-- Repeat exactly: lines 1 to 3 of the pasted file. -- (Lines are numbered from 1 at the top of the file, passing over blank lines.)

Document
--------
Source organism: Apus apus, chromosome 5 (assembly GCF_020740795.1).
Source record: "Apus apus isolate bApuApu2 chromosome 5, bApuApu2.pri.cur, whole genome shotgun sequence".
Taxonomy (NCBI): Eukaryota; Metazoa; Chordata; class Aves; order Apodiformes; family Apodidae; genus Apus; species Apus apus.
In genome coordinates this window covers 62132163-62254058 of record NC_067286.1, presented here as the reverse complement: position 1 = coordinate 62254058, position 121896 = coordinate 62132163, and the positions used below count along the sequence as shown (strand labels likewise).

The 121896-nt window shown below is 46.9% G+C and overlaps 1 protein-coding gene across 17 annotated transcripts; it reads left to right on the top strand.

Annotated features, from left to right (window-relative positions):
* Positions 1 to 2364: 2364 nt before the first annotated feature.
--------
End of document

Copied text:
Source organism: Apus apus, chromosome 5 (assembly GCF_020740795.1).
Source record: "Apus apus isolate bApuApu2 chromosome 5, bApuApu2.pri.cur, whole genome shotgun sequence".
Taxonomy (NCBI): Eukaryota; Metazoa; Chordata; class Aves; order Apodiformes; family Apodidae; genus Apus; species Apus apus.